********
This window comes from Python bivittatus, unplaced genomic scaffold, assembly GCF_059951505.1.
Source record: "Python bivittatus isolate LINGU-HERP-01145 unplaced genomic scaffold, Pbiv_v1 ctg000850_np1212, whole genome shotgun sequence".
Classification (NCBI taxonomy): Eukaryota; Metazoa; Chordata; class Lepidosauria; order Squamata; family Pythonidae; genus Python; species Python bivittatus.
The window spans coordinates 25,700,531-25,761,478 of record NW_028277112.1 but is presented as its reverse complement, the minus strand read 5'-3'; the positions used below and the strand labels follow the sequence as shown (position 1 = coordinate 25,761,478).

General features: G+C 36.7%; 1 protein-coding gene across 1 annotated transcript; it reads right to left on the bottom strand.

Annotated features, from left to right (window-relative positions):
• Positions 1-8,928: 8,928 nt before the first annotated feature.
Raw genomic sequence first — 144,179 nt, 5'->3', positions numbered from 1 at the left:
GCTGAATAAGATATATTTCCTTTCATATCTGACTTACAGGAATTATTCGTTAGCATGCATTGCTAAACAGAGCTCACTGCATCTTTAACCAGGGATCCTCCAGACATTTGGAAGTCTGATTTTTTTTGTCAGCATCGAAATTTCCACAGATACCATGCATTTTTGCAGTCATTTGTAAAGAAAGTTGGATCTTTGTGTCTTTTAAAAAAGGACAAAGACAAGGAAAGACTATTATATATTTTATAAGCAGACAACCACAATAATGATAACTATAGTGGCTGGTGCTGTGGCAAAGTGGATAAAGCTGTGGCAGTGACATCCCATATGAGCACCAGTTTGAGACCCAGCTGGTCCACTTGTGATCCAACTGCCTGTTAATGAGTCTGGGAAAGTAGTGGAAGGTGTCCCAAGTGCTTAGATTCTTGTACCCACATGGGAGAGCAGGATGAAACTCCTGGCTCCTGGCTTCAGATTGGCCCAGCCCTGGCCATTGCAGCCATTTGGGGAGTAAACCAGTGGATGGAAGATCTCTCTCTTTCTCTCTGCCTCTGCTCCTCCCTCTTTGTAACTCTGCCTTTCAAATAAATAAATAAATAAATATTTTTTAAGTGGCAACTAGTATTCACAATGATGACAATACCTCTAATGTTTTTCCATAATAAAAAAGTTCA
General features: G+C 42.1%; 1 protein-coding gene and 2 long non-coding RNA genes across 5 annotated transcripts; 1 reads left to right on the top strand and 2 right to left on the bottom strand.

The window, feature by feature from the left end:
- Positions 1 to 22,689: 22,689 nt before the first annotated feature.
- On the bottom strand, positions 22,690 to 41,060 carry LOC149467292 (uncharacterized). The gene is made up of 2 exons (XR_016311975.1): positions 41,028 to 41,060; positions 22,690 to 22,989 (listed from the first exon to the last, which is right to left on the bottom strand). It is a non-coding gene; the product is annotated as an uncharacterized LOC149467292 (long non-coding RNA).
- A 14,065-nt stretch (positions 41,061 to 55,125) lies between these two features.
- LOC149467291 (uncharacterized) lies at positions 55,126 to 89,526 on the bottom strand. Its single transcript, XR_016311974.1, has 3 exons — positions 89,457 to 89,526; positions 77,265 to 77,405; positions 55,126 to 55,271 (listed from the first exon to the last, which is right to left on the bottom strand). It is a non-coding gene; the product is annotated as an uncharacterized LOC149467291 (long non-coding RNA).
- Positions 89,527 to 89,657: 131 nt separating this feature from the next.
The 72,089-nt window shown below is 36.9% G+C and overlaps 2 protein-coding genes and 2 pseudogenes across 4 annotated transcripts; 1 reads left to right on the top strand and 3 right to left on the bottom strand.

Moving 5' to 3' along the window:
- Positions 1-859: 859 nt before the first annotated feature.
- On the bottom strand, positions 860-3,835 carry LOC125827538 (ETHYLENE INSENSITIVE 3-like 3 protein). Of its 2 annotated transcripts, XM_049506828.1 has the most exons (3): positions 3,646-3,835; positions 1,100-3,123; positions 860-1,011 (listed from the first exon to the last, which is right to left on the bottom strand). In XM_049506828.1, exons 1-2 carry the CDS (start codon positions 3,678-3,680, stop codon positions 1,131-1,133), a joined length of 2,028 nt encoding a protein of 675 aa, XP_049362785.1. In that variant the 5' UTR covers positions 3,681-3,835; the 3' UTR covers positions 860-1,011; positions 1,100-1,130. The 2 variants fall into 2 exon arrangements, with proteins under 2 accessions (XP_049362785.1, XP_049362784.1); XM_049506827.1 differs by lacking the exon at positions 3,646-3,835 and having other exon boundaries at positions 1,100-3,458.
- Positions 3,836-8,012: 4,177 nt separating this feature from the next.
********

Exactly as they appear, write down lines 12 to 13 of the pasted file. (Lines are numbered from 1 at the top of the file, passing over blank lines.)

- Positions 1 to 22,689: 22,689 nt before the first annotated feature.
- On the bottom strand, positions 22,690 to 41,060 carry LOC149467292 (uncharacterized). The gene is made up of 2 exons (XR_016311975.1): positions 41,028 to 41,060; positions 22,690 to 22,989 (listed from the first exon to the last, which is right to left on the bottom strand). It is a non-coding gene; the product is annotated as an uncharacterized LOC149467292 (long non-coding RNA).